The Marine Biological Association awarded £1.35-million Wolfson grant towards a new Marine Microbiome Centre of Excellence.

Posted on Jul 10, 2020

Artist impression of laboratory internal space. Copyright Burwell Architects.

The Marine Biological Association has been awarded a £1.35-million Wolfson grant towards a new Marine Microbiome Centre of Excellence.

This new world-class research centre will focus on the vast and diverse microscopic world of the ocean to help understand ocean health and the impacts of climate change.

The funding will contribute towards this ambitious infrastructure investment. The Wolfson Foundation support organisations that create, preserve and disseminate knowledge.

Paul Ramsbottom, Chief Executive of the Wolfson Foundation said: “ We were enormously impressed by the quality of the current research at the MBA, and the ambition to create world-class research infrastructure to match. The broad area of marine biology could scarcely be of greater importance at the current moment, and we are delighted to...

MBA microscopy image takes first prize in the Hilda Canter-Lund 2020 image competition

Posted on Jul 10, 2020

Image of a Coscinodiscus diatom isolated from a seawater sample taken in the English Channel (UK).

Davis Laundon's image of diatom has bagged first prize in the Hilda Canter-Lund 2020 image competition .

Davis is a MBA PhD student in the Cunliffe Group applying quantitative microscopy tools to investigate the cell biology of aquatic protists. Currently, Davis is investigating the interactions between marine protists and diatoms.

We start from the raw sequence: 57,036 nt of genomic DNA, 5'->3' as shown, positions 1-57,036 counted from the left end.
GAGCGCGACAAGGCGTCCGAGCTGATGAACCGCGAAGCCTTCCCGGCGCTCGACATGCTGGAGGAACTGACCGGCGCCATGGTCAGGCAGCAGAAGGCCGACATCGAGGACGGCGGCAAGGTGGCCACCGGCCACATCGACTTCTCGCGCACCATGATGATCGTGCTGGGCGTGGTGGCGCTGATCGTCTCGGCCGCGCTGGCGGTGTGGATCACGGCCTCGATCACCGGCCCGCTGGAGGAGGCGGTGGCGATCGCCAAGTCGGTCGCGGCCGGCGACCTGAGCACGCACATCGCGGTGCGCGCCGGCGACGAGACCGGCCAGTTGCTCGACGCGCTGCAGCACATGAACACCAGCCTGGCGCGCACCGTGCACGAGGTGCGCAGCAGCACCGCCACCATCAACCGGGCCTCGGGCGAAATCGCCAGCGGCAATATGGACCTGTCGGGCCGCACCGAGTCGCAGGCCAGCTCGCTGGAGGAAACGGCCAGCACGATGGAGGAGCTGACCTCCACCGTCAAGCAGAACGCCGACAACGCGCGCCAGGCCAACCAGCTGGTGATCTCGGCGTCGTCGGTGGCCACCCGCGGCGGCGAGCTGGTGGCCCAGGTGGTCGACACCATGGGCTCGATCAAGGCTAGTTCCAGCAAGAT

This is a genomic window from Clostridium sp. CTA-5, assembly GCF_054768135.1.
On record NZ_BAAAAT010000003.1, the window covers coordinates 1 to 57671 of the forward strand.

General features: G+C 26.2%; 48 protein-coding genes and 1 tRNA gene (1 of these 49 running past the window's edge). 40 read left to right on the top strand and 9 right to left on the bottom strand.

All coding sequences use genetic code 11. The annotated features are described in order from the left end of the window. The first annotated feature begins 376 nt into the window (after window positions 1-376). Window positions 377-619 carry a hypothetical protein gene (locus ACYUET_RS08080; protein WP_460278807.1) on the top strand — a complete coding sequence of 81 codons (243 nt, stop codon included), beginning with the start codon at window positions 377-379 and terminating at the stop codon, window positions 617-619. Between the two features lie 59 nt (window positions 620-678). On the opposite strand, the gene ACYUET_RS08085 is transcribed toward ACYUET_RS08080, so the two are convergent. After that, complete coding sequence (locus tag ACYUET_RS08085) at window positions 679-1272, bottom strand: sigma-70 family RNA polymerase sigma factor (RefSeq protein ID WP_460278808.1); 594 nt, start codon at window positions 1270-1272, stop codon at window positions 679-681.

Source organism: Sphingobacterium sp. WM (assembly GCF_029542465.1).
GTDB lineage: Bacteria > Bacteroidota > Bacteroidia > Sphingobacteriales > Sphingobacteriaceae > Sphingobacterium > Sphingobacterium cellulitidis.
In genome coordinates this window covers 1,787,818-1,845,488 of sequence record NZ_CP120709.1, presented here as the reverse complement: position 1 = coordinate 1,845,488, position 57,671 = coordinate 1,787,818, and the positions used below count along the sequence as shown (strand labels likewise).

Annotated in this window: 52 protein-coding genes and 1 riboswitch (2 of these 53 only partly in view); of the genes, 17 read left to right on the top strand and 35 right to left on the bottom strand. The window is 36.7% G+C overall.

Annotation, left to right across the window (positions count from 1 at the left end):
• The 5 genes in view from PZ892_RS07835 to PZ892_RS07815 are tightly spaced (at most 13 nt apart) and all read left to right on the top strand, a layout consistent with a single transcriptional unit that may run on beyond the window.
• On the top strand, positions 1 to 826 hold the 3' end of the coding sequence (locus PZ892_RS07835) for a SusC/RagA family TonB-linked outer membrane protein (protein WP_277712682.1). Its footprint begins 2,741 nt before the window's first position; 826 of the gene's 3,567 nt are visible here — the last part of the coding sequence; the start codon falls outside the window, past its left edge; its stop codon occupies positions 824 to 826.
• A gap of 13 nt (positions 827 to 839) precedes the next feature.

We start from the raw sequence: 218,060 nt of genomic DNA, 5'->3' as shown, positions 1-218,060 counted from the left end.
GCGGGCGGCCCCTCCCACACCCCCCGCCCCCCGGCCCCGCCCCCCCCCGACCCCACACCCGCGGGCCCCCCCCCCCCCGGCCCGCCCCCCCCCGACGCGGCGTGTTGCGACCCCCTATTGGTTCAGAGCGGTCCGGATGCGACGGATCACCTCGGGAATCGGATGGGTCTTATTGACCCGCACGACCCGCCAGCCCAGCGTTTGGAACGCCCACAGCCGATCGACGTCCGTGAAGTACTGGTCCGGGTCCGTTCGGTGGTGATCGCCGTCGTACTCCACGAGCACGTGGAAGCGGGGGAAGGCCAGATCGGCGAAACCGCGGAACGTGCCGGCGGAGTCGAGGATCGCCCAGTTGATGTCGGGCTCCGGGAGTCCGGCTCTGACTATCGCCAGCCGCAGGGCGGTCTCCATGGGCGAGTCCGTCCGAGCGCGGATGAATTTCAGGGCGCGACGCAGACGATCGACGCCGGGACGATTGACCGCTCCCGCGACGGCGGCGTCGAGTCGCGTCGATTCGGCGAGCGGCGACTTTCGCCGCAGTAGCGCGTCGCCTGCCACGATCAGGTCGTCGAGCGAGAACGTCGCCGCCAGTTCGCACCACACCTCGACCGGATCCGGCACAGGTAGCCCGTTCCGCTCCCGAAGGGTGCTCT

This award was established by the British Phycological Society in recognition of Hilda Canter-Lund, whose stunning photographs will be known to many members. Her photomicrographs of freshwater algae combined high technical and aesthetic qualities whilst still capturing the quintessence of the organisms she was studying.The BPS Council offers an annual award (presently £250) for a photograph on a phycological theme that best combines these informative, technical and aesthetic qualities. It can be of a micro- or macroalga,...

Are patterns of abundance across geographical ranges a predictor for responses to climate change?

Posted on Jul 2, 2020

The beadlet anemone, Actinia equina, one of the invertebrate species studied in this research.

Patterns of abundance across geographical ranges as a predictor for responses to climate change: Evidence from UK rocky shores

Read this new, Open Access paper in the journal Diversity and Distributions , in which Nova Mieszkowska is the MBA's Principal Investigator.

Understanding patterns in the abundance of species across thermal ranges can give useful insights into the potential impacts of climate change. The abundant‐centre hypothesis suggests that species will reach peak abundance at the centre of their thermal range where conditions are optimal, but evidence in support of this hypothesis is mixed and limited in geographical and taxonomic scope. We tested the applicability of the abundant‐centre hypothesis across a range of intertidal organisms using a large, citizen science‐generated data set.

MPAs around England and Northern Ireland protect habitats that support resilience to climate change: new JNCC report

Posted on Jun 30, 2020

Foreland Point in the Studland Bay Marine Conservation Zone, on the south coast of Dorset in the eastern English Channel. Image © Guy Baker.

Earlier this month, the Joint Nature Conservation Committee (JNCC) released their report ‘ Developing the evidence-base to support climate-smart decision-making on MPAs ’ on the finding of the Defra-funded Climate-smart MPAS project